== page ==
Beth murmured approval and he went on, talking faster. “Even now, I mean—hundreds of bio worlds with atmospheric signatures, but no better’s been seen anywhere.”

Irma Michaelson passed by without her husband in tow, her head turning quickly at Fred’s remark. “You mean the new Forward probe data?”

“Uh, no—”

“Forward Number Five just checked in,” Irma said. “Still pretty far out, can’t get surface maps or anything. Plenty of clouds, got a smidge view of an ocean. Shows the atmospheric thermo pretty well, I hear. We got the tightbeam relay just in time! We might need to do some atmosphere work to make it comfy.”

Beth asked, “What kind?”

“They say we may need more CO2. Glory’s a tad light on greenhouse gases,” Fred said so fast, he could barely get the words out. “Surface temperatures are more like Canada. The tropics there are like our mid-temperate zones.”

Now that we’ve terraformed Earth back to nearly twencen levels, Cliff thought, here comes another whole world. . . .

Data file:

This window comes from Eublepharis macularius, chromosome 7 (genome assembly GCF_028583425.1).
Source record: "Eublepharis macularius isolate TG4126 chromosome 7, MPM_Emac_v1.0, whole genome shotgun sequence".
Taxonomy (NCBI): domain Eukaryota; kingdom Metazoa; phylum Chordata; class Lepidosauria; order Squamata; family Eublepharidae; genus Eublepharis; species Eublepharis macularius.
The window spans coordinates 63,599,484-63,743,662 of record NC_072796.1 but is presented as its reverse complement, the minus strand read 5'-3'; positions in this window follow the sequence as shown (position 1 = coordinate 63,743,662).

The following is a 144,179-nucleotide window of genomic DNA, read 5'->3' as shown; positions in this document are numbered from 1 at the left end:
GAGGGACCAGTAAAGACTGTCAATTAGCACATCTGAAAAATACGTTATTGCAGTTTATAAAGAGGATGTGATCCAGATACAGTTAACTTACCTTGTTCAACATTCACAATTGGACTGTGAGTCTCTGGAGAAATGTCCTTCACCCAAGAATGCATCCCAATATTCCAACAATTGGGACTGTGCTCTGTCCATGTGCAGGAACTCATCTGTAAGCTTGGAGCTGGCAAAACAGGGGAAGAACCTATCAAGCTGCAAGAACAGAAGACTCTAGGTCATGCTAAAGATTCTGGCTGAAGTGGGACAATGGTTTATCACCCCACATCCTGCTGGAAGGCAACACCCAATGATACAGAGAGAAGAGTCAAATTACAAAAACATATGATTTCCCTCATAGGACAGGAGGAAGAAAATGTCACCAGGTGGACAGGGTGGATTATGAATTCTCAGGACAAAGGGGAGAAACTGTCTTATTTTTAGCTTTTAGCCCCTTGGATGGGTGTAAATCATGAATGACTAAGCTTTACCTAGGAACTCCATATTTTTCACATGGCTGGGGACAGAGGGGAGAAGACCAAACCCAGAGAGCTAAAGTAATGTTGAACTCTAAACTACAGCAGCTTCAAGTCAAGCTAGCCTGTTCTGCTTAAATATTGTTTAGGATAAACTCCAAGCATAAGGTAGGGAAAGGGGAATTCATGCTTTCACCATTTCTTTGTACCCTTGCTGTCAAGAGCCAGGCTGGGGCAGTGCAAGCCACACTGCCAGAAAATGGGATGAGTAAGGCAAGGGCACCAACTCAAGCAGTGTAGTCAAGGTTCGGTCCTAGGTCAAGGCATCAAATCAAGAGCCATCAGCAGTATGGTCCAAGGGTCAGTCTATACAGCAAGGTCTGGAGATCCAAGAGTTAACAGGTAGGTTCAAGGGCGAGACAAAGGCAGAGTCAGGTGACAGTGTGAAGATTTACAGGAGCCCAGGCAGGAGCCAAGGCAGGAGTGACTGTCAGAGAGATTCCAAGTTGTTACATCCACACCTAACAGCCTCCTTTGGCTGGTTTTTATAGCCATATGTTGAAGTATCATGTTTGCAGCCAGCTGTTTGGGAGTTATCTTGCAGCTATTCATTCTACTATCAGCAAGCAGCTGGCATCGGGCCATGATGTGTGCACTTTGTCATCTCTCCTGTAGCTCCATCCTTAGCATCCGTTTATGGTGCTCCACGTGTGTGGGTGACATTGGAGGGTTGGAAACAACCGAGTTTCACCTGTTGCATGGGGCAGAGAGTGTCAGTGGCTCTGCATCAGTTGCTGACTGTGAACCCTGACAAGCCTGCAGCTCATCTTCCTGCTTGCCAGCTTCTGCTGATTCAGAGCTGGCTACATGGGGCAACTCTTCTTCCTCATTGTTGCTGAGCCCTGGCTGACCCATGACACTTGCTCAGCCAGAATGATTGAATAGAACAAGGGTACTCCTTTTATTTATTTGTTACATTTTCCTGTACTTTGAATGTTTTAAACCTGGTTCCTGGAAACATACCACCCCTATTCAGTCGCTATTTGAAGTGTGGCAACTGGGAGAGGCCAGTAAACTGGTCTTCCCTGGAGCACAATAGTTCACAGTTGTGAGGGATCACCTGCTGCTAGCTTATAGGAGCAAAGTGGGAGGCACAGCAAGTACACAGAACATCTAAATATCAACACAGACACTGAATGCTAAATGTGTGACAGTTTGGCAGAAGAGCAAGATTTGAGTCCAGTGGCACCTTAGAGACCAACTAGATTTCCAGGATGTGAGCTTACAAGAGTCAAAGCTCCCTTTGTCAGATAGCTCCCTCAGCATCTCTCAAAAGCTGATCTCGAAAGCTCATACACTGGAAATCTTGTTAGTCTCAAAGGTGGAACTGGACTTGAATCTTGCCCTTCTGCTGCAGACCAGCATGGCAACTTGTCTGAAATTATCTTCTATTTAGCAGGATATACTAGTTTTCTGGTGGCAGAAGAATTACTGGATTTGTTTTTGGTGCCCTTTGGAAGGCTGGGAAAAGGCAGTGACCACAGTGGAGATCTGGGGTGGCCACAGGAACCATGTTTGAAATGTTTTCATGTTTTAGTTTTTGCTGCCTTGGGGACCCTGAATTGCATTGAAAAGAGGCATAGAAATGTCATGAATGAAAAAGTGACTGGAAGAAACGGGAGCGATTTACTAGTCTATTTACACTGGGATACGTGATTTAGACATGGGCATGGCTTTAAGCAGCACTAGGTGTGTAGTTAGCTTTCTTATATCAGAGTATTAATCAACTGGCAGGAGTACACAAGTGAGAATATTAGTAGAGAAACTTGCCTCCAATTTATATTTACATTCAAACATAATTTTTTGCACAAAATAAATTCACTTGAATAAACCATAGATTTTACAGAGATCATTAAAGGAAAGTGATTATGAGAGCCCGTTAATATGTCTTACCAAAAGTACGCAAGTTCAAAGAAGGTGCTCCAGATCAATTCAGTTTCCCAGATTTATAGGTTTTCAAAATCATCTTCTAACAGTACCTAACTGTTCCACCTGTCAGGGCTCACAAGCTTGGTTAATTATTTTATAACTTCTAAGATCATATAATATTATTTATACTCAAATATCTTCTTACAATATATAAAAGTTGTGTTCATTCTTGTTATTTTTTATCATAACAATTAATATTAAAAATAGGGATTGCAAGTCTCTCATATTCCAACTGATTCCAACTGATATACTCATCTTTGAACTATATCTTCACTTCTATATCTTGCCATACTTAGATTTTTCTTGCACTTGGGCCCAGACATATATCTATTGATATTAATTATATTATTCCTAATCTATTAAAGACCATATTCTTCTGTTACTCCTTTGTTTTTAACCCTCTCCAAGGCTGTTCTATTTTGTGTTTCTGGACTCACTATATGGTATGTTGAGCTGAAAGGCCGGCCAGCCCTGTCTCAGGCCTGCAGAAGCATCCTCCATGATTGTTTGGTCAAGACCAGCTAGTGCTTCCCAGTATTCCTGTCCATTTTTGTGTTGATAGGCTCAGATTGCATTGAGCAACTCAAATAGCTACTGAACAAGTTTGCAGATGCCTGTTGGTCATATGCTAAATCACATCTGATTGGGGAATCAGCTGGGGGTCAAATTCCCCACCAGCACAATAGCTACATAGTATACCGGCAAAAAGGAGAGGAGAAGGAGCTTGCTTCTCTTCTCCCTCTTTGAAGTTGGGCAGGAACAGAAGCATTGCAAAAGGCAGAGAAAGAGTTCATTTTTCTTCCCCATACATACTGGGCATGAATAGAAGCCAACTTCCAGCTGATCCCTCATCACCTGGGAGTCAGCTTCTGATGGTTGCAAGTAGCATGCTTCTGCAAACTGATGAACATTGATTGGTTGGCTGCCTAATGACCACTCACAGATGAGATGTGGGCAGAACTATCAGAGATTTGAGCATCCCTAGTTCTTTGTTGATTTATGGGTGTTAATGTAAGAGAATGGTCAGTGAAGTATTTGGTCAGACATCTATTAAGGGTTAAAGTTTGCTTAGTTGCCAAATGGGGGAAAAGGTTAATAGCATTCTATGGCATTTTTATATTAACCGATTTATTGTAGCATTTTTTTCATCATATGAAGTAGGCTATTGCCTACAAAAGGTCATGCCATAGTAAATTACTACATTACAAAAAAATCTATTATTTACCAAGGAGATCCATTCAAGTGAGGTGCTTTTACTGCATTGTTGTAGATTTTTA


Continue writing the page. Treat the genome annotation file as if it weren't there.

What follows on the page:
He shook this off and listened to Fred, who was hurtling on bright-eyed with, “Once we learn how to suck carbon out of air really well, we can make a climate that will be better than what we were born into. Maybe better than humans ever had it.”

By this time, he was lecturing to a smaller audience. He gave them a crooked smile, as if to acknowledge this, and walked off into the crowd, which was getting predictably more noisy.

“A lot of anxious energy humming through here,” Beth said.

“An emotional bath,” Cliff said dreamily, and nodded at Earth. “The big issue down there is our ever-smarter machines demanding back wages. What’s retirement look like for a multicapillary DNA sequencer?”

Beth laughed, her eyes dancing. “I got a must-answer from SSC, asking what actor would best portray me in the series about us.”

“At least we won’t have to see it.”

She thumped the screen. “I keep thinking I’ll probably never see white curtains billowing into warm sunlit rooms on a lazy summer afternoon. We haven’t left yet, and already I’m nostalgic.”